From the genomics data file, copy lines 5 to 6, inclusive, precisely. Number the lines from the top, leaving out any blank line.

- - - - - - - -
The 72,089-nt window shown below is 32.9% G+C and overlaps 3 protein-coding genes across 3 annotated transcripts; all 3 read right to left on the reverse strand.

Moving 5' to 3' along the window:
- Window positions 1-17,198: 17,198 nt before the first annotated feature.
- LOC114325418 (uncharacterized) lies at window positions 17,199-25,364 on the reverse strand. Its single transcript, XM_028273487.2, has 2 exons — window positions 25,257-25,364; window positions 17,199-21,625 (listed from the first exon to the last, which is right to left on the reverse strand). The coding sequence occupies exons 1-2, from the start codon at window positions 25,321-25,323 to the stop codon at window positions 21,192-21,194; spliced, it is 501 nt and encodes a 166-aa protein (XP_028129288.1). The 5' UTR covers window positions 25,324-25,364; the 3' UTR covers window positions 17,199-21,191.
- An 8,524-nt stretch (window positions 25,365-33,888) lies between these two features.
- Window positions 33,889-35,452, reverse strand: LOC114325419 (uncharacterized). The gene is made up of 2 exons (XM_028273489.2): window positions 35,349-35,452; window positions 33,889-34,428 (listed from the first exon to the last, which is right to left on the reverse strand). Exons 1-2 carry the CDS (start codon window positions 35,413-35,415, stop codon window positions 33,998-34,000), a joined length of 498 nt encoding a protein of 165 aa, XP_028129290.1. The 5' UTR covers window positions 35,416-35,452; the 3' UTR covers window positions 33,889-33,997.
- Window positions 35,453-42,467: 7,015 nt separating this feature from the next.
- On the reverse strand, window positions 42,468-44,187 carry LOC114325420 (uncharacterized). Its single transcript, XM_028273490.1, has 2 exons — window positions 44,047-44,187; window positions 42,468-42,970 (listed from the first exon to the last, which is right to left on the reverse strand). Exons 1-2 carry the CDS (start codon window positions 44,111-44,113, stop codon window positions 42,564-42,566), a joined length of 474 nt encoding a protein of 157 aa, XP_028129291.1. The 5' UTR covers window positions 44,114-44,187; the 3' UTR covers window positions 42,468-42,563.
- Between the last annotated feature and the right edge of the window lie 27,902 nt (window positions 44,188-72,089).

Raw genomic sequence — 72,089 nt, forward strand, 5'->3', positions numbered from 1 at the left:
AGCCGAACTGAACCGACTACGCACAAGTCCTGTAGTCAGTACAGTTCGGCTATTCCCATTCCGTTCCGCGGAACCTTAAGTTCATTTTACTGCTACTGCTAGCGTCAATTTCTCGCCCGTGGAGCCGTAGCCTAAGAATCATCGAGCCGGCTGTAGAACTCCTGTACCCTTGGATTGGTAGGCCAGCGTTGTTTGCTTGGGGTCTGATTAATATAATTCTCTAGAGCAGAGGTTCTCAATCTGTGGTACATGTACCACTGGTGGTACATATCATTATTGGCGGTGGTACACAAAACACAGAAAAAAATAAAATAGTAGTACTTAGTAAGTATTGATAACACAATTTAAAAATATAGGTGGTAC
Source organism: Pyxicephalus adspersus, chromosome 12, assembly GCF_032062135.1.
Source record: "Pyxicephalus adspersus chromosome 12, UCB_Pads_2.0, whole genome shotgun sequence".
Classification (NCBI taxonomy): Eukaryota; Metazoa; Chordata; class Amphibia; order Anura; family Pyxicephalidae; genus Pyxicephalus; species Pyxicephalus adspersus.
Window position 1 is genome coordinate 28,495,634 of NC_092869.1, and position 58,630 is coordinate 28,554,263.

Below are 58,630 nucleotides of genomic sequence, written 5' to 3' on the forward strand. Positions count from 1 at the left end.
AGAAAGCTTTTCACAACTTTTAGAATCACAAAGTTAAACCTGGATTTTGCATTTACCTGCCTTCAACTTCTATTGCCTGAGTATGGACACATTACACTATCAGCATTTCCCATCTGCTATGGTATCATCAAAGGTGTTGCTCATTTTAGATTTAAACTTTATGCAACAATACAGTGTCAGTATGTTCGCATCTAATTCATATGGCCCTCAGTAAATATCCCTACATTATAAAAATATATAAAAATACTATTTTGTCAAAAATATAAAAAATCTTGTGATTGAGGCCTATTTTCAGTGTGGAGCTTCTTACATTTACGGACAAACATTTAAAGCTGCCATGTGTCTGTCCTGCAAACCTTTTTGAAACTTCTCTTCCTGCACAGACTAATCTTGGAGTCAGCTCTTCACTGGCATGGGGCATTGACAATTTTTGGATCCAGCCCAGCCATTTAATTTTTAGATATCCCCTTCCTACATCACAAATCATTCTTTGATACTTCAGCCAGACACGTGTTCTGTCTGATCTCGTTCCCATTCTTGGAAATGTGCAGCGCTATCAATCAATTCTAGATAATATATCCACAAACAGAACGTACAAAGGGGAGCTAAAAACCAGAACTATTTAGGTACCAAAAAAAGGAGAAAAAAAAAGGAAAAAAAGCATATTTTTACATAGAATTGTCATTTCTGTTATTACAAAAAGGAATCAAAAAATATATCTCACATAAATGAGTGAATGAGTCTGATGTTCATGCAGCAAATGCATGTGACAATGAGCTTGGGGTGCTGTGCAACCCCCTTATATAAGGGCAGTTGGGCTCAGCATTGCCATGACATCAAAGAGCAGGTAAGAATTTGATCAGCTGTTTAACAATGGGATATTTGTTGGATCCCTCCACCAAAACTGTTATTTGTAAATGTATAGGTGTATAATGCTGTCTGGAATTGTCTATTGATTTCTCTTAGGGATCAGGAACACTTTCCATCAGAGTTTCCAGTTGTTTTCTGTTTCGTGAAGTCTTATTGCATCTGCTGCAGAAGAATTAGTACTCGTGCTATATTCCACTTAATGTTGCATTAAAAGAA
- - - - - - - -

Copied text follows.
- An 8,524-nt stretch (window positions 25,365-33,888) lies between these two features.
- Window positions 33,889-35,452, reverse strand: LOC114325419 (uncharacterized). The gene is made up of 2 exons (XM_028273489.2): window positions 35,349-35,452; window positions 33,889-34,428 (listed from the first exon to the last, which is right to left on the reverse strand). Exons 1-2 carry the CDS (start codon window positions 35,413-35,415, stop codon window positions 33,998-34,000), a joined length of 498 nt encoding a protein of 165 aa, XP_028129290.1. The 5' UTR covers window positions 35,416-35,452; the 3' UTR covers window positions 33,889-33,997.